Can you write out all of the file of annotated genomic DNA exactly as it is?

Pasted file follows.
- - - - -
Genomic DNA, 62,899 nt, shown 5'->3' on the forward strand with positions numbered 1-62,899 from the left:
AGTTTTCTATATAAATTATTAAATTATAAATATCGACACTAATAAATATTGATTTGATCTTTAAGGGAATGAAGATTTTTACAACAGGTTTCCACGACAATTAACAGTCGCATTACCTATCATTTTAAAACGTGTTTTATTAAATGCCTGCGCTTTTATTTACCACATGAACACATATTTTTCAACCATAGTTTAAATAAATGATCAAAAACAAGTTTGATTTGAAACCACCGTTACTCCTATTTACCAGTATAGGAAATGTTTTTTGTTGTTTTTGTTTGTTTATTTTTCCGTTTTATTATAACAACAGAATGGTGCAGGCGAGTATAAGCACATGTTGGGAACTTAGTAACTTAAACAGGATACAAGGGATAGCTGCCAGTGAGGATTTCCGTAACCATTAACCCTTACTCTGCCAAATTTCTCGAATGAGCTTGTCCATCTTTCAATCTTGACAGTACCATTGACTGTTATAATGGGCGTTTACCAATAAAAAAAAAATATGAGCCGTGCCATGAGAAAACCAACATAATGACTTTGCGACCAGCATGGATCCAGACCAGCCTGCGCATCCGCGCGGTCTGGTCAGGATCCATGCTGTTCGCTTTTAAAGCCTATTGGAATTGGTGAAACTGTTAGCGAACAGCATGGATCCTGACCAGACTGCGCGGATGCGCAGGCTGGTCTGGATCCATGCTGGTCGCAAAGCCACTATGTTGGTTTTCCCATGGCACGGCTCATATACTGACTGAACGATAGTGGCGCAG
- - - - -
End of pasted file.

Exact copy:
Genomic DNA, 62,899 nt, shown 5'->3' on the forward strand with positions numbered 1-62,899 from the left:
AGTTTTCTATATAAATTATTAAATTATAAATATCGACACTAATAAATATTGATTTGATCTTTAAGGGAATGAAGATTTTTACAACAGGTTTCCACGACAATTAACAGTCGCATTACCTATCATTTTAAAACGTGTTTTATTAAATGCCTGCGCTTTTATTTACCACATGAACACATATTTTTCAACCATAGTTTAAATAAATGATCAAAAACAAGTTTGATTTGAAACCACCGTTACTCCTATTTACCAGTATAGGAAATGTTTTTTGTTGTTTTTGTTTGTTTATTTTTCCGTTTTATTATAACAACAGAATGGTGCAGGCGAGTATAAGCACATGTTGGGAACTTAGTAACTTAAACAGGATACAAGGGATAGCTGCCAGTGAGGATTTCCGTAACCATTAACCCTTACTCTGCCAAATTTCTCGAATGAGCTTGTCCATCTTTCAATCTTGACAGTACCATTGACTGTTATAATGGGCGTTTACCAATAAAAAAAAAATATGAGCCGTGCCATGAGAAAACCAACATAATGACTTTGCGACCAGCATGGATCCAGACCAGCCTGCGCATCCGCGCGGTCTGGTCAGGATCCATGCTGTTCGCTTTTAAAGCCTATTGGAATTGGTGAAACTGTTAGCGAACAGCATGGATCCTGACCAGACTGCGCGGATGCGCAGGCTGGTCTGGATCCATGCTGGTCGCAAAGCCACTATGTTGGTTTTCCCATGGCACGGCTCATATACTGACTGAACGATAGTGGCGCAG